Massod Azhar, the notorious character heading the Jaish-e-Mohammed  is roaming around freely in Pakistan, under the patronage of the ISI. His institutions also collect huge funds in that name from the Gulf and other regions and he’s standing for elections, and playing more mischief against India in multiple ways. All these directly under the watch of the political establishment in Pakistan with direct support from the military intelligence wing, the ISI. Yet, India has no guts to confront it for its acts of omissions and commissions. This is a strange situation. The Mumbai attacks occurred; India under Manmohan Singh and Sonia Gandhi scurried for cover. Later, the attacks on Pathankot airbase took place, followed by a similar attack on the Uri military establishment. Both happened under Modi’s watch. India simply blinked. Pakistan asked for proof, and in a shameful manner, India scurried around to collect proof. Everybody knew how Pakistan would respond to it. It said this was no proof. In the first place, why did India take the trouble of collecting and giving proof to Pakistan? Did it expect of the enemy nation to take action against the perpetrators –its own military brass and the rogue agencies like Jaish? In doing so, the Modi government was simply buying time, and its actions in this respect were just an eye-wash to fool the Indian citizenry.

Meanwhile what is the impression gaining ground in Pakistan. With India not taking strong action against Pakistan, Jaish kingpin Masoor Azhar’s stature grew from a hero to a demi-god. By its failure to act, India has accorded Azhar a superhuman status in Pakistan. He’s gaining in stature and keeps having the last laugh. Instead, had Pakistan been made to pay a heavy price for what its operatives did against India from Pakistani soil, Azhar would have been finished off by the Pakistani establishment itself long ago. India’s failure to act is the prime reason why Pakistan gives Azhar a free hand. The more Manmohan Singh vacillated and the more Modi does more of the same the more India will suffer.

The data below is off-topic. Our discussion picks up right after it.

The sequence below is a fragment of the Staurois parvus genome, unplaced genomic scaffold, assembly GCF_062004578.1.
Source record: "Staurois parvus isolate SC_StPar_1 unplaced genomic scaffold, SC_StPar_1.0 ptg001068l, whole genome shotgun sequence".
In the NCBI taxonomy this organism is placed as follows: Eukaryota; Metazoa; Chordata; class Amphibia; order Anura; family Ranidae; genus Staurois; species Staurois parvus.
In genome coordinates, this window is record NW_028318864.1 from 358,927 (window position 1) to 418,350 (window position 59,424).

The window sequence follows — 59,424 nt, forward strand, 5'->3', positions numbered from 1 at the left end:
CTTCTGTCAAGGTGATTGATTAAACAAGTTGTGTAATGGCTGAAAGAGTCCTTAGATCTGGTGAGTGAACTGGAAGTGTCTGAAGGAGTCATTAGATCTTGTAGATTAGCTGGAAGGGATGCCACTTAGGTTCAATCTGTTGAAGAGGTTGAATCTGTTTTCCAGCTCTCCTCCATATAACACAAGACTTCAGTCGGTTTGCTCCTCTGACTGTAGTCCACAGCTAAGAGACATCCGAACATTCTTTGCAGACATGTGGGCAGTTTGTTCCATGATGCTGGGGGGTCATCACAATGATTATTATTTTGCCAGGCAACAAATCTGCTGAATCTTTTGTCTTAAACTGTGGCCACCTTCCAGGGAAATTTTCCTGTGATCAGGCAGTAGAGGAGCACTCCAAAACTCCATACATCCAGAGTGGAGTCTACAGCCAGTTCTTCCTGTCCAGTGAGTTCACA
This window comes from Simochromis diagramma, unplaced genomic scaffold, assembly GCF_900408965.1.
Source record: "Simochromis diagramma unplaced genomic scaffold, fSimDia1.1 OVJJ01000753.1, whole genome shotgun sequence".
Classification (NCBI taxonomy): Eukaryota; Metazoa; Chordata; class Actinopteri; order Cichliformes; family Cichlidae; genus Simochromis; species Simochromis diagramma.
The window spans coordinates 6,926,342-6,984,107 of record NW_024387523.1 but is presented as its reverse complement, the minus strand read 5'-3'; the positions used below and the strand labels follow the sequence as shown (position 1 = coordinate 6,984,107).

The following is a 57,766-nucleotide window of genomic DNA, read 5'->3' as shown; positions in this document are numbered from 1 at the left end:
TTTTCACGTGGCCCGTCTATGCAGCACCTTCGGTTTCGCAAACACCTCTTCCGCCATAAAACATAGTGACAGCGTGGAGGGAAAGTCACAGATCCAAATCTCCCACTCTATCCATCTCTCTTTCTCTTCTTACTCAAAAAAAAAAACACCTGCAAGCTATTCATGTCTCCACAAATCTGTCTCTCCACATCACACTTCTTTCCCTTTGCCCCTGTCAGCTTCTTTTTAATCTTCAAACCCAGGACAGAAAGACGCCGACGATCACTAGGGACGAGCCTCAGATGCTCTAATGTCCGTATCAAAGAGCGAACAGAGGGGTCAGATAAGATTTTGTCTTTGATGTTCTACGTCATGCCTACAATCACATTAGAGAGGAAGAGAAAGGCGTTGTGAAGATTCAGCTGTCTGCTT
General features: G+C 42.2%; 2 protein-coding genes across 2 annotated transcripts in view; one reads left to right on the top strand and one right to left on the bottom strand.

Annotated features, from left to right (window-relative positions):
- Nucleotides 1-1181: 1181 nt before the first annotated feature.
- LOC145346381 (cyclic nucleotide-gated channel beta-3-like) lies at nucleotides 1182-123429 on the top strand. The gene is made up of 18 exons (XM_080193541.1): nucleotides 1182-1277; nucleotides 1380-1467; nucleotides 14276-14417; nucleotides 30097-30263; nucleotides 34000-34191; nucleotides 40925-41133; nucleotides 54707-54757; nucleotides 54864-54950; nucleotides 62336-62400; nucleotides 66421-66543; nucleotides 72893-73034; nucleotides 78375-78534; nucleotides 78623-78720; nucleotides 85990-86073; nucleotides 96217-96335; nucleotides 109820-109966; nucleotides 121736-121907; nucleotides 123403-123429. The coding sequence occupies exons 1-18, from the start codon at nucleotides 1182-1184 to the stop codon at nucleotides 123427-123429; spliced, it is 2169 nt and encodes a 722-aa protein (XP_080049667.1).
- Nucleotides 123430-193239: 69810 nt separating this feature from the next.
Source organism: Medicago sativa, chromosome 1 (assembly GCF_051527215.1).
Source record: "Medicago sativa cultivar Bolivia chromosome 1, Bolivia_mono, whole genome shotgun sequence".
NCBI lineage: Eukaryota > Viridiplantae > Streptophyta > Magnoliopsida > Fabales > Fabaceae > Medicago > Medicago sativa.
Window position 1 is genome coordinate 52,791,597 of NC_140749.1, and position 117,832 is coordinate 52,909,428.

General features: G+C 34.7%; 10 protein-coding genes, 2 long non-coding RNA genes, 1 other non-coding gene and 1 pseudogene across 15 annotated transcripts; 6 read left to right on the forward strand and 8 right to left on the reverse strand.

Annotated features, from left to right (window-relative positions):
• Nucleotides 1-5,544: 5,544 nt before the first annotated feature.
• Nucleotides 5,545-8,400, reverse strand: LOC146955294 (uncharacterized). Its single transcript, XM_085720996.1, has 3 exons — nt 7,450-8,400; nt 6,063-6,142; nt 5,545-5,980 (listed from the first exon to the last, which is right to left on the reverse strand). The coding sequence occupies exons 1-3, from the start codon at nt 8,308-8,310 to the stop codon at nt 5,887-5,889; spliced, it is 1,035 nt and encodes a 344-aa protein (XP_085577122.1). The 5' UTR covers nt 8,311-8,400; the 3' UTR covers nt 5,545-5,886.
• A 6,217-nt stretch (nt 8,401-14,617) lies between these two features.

Under Manmohan Singh and Modi, India took several hits from Pakistan and failed to retaliate act. Even Modi’s 56-inch chest meant nothing for India in the past five years. His big talks from public platforms helped little. Even at the last minute, when Modi came up with budget provisions to woo the unorganised labour and small-scale farmers with pension schemes, he did so because he found there was no other way he could win the next parliamentary elections. The assembly poll results in Madhya Pradesh, Rajasthan and Chhattisgarh jolted him out of his slumber. Now, he’s out to create new vote banks. Had he done these within at least the first two years of his rule, his sincerity would not have been questioned. Instead, he carried on with the jaded governance systems left behind by the UPA-Congress. Other than implementing a market taxation restructuring system via the GST, he failed to change India for the better. This is not to argue that he was a failure; not so, overall. He gave leadership, refused to buckle under pressures from schemers like Chandrababu Naidu or the Thackeray clan, both corrupt to the core. He put them in their places. The strong positions Modi took on several fronts were highly appreciable. But, his failures, like in not facing situations squarely vis-a-vis Pakistan, will remain as a major black mark on his leadership.